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China: Police arrest Christians participating in Zoom Easter worship service

China: Police arrest Christians participating in Zoom Easter worship service

A church is seen beside a laver farm at the Gutong Village of Sansha Township on October 15, 2007 in Xiapu County of Fujian Province, China. | Getty Images/China Photos

Several members of China’s heavily persecuted Early Rain Covenant Church were arrested by communist authorities for participating in an online Easter worship service on Zoom and ordered to cease all religious activity.

Persecution watchdog group International Christian Concern reports that the Christians were participating in a Zoom worship service from their homes on Easter Sunday when six leaders were arrested and detained by the Public Security Bureau. 

The 5,000-member Sichuan house church, led by pastor Wang Yi, has not been able to gather in person since the communist regime shut down the church in 2018 and arrested their pastor and other leaders. Since then, it has opted to gather online.

A member of ERCC told ICC, “At that time I was also in the Zoom call, but there was a long period of time where I did not hear a thing. I thought it’s the network connection issue at first, but I soon heard a quarrel erupt. Our co-worker Wang Jun was questioning some people, [saying], ‘Who are you to do this [to us]?’”

She added that in addition to Wang, other key church leaders including Guo Haigang, Wu Wuqing, Jia Xuewei, Zhang Jianqing and Zhang Xudong were also taken away. One member’s home had its electricity cut off, while others received phone calls that “police [were] coming to visit them soon.”

A supporter of ERCC also shared on Twitter, “Since 8:30 a.m., some security officials have entered these Christian families’ homes and pretended to be chatting with them casually. At 9:30 a.m., the worship began, and they were also invited to participate. Once they realized that the sermon was from ERCC’s imprisoned pastor Wang Yi, they immediately shut it down.”

Her account was corroborated by Zhang Jiangqing, who was warned by the police at his house, saying, “Don’t participate in already banned [religious] activities anymore! Don’t listen to pastor [Wang]’s sermons anymore! If you do this again, we will deal with it seriously and take you away!”

The six Christians have since been released, and their electricity was restored in the afternoon.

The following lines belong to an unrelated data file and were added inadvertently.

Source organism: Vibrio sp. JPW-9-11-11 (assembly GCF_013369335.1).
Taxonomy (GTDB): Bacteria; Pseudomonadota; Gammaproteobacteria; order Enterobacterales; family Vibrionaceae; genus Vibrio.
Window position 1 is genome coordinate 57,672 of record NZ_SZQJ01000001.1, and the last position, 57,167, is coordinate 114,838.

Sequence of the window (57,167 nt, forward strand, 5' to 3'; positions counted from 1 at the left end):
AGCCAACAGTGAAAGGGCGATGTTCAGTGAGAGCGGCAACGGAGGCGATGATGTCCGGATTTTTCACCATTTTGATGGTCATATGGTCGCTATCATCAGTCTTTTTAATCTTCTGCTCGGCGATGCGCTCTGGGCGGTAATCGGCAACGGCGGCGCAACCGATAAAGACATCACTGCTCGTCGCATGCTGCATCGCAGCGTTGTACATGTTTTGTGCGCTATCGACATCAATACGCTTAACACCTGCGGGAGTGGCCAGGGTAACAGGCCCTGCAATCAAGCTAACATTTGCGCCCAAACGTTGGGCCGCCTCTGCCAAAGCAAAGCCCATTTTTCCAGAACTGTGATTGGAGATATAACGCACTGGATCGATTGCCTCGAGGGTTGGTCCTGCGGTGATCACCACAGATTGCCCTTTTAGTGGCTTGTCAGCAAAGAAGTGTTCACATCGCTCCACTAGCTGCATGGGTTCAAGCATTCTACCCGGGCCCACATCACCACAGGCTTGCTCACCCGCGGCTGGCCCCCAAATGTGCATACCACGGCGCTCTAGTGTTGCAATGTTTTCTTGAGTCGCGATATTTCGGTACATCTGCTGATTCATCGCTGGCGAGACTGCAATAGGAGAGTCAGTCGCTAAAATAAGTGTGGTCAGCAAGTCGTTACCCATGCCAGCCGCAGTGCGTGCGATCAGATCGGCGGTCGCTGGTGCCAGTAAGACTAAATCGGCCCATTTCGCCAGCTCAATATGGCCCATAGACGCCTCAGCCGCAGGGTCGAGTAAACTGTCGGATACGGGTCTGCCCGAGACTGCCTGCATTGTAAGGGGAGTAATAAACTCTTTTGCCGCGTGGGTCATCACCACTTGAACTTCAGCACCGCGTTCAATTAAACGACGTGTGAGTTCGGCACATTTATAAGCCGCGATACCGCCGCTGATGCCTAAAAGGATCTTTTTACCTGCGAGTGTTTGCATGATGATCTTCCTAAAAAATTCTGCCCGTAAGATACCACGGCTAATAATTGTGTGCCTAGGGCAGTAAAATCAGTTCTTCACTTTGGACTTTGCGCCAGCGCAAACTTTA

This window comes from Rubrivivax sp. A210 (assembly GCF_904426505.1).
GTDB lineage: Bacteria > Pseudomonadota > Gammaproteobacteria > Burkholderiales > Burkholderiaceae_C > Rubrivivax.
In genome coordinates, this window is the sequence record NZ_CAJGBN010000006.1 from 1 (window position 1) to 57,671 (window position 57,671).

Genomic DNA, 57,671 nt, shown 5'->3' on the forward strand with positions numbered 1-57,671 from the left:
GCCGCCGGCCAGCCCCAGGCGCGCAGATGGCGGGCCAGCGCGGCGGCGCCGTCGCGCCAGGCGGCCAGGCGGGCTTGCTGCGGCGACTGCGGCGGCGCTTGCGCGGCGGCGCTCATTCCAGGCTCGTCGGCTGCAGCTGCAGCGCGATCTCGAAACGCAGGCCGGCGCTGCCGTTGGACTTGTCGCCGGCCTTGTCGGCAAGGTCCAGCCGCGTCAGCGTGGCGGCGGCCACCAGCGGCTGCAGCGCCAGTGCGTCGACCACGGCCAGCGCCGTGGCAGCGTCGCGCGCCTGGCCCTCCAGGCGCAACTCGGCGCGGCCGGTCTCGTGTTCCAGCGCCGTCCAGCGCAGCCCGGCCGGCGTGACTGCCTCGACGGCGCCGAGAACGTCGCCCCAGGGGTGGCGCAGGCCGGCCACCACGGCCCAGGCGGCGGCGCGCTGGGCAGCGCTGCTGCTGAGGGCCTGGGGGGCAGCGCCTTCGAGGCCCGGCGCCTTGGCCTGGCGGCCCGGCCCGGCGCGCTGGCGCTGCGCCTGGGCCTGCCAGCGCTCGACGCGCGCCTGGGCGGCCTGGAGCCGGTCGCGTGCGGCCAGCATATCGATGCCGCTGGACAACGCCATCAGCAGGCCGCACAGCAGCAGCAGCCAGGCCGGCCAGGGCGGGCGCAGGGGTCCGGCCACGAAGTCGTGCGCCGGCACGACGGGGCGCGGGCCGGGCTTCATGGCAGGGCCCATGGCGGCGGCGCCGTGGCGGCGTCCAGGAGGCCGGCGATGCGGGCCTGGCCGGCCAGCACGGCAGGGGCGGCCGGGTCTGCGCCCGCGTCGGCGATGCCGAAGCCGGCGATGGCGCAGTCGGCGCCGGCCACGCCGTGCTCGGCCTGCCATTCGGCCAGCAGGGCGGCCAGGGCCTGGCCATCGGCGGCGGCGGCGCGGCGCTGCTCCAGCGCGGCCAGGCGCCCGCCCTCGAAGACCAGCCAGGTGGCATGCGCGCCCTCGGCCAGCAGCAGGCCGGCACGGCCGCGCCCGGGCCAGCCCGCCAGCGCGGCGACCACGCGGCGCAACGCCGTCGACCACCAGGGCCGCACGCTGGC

Early Rain Covenant Church was first raided during a Sunday evening service in December 2018 after authorities claimed it violated religious regulations because it was not registered with the government. Wang was detained along with his wife, Jiang Rong, and more than 100 members of his congregation.

Pastor Wang was later sentenced to nine years in prison on charges of subversion of power and illegal business operations. 

Gina Goh, ICC’s regional manager for Southeast Asia, condemned the government’s actions, pointing out that local authorities have continued to monitor and harass ERCC members since 2018 “with the hope that the church will disperse itself.”

“In a time when the Chinese people are suffering from the COVID-19 pandemic, the heartless regime chose to inflict more trouble on its citizens,” she said. “The U.N. should immediately suspend China’s appointment to the Human Rights Council for its lack of respect for human rights.”

In China, where the novel coronavirus originated, isolating in place has presented an opportunity for communist authorities to ramp up its campaign against Christianity.

On Ester Sunday, the state-sanctioned Donghu Church in China’s Qinghai province was demolished. According to China Aid, a team from the Xining City Chengxi District Urban and Rural Construction Bureau demolished the church in just two hours, labeling it as illegal while citing “safety concerns.”

On April 2, Bethel Church pastor Zhao Huaiguo was arrested after being criminally detained since March 14 for “inciting subversion of state power.”

According to China Aid, a local Christian shared that the authorities have been hostile toward pastor Zhao since his church refused to join the state-sanctioned church and rejected government officials’ intervention. 

“He was accused of proselytizing and distributing Gospel tracts, which were considered illegal acts. After the Lunar New Year last year, the religious bureau forced the church to disperse, to which it refused. The official ban arrived last April,” said the local Christian.

Religious liberty magazine Bitter Winter reported that in mid-March, crosses were removed from multiple churches in the eastern provinces of Jiangsu and Anhui and in the neighboring Shandong, the prefecture-level city of Linyi.

In February, officials removed a cross from a government-approved Three-Self church in Hexi village. The church was built in 2007 and has complied with state regulations, implementing the four requirements of the government’s religion “sinicization” campaign. Additionally, it had stopped all gatherings during the coronavirus epidemic. Nevertheless, it was not spared in the crackdown. 

“The government does not provide enough help during the epidemic but instead demolishes crosses,” a local believer said.

China is ranked o Open Doors USA’s World Watch List as one of the worst countries in the world when it comes to the persecution of Christians. 

China has also been labeled by the U.S. State Department as a “country of particular concern” for “continuing to engage in particularly severe violations of religious freedom.”

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